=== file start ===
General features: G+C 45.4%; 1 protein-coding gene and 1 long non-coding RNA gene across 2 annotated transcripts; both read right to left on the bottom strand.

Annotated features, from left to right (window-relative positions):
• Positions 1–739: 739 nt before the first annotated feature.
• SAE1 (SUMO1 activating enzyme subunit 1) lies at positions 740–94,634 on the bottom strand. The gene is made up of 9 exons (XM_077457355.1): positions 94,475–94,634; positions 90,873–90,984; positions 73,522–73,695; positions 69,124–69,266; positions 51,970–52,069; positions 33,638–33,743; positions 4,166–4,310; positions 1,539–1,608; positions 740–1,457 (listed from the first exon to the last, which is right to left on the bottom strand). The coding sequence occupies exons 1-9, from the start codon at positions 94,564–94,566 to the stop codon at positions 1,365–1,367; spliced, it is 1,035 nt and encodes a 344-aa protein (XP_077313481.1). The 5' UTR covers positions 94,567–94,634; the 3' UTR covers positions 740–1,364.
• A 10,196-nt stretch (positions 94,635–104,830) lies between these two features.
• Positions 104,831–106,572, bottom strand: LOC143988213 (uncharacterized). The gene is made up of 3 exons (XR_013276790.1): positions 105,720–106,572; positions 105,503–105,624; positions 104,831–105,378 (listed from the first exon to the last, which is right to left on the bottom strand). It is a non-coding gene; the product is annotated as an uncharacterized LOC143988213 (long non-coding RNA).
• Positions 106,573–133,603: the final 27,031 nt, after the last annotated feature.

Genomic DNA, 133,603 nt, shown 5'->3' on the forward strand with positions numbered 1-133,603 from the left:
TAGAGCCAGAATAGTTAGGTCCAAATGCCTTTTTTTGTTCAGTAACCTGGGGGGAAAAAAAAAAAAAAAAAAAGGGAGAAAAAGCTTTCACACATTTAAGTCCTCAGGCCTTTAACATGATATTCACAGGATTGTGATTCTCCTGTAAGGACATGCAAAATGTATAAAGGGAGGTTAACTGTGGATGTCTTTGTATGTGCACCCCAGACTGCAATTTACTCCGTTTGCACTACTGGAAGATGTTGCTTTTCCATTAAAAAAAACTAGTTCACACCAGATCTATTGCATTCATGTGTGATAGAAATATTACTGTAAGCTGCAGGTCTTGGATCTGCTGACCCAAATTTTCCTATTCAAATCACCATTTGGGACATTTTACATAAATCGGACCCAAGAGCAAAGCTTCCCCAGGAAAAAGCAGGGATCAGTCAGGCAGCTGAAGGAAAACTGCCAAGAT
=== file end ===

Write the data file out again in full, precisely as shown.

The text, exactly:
General features: G+C 45.4%; 1 protein-coding gene and 1 long non-coding RNA gene across 2 annotated transcripts; both read right to left on the bottom strand.

Annotated features, from left to right (window-relative positions):
• Positions 1–739: 739 nt before the first annotated feature.
• SAE1 (SUMO1 activating enzyme subunit 1) lies at positions 740–94,634 on the bottom strand. The gene is made up of 9 exons (XM_077457355.1): positions 94,475–94,634; positions 90,873–90,984; positions 73,522–73,695; positions 69,124–69,266; positions 51,970–52,069; positions 33,638–33,743; positions 4,166–4,310; positions 1,539–1,608; positions 740–1,457 (listed from the first exon to the last, which is right to left on the bottom strand). The coding sequence occupies exons 1-9, from the start codon at positions 94,564–94,566 to the stop codon at positions 1,365–1,367; spliced, it is 1,035 nt and encodes a 344-aa protein (XP_077313481.1). The 5' UTR covers positions 94,567–94,634; the 3' UTR covers positions 740–1,364.
• A 10,196-nt stretch (positions 94,635–104,830) lies between these two features.
• Positions 104,831–106,572, bottom strand: LOC143988213 (uncharacterized). The gene is made up of 3 exons (XR_013276790.1): positions 105,720–106,572; positions 105,503–105,624; positions 104,831–105,378 (listed from the first exon to the last, which is right to left on the bottom strand). It is a non-coding gene; the product is annotated as an uncharacterized LOC143988213 (long non-coding RNA).
• Positions 106,573–133,603: the final 27,031 nt, after the last annotated feature.

Genomic DNA, 133,603 nt, shown 5'->3' on the forward strand with positions numbered 1-133,603 from the left:
TAGAGCCAGAATAGTTAGGTCCAAATGCCTTTTTTTGTTCAGTAACCTGGGGGGAAAAAAAAAAAAAAAAAAAGGGAGAAAAAGCTTTCACACATTTAAGTCCTCAGGCCTTTAACATGATATTCACAGGATTGTGATTCTCCTGTAAGGACATGCAAAATGTATAAAGGGAGGTTAACTGTGGATGTCTTTGTATGTGCACCCCAGACTGCAATTTACTCCGTTTGCACTACTGGAAGATGTTGCTTTTCCATTAAAAAAAACTAGTTCACACCAGATCTATTGCATTCATGTGTGATAGAAATATTACTGTAAGCTGCAGGTCTTGGATCTGCTGACCCAAATTTTCCTATTCAAATCACCATTTGGGACATTTTACATAAATCGGACCCAAGAGCAAAGCTTCCCCAGGAAAAAGCAGGGATCAGTCAGGCAGCTGAAGGAAAACTGCCAAGAT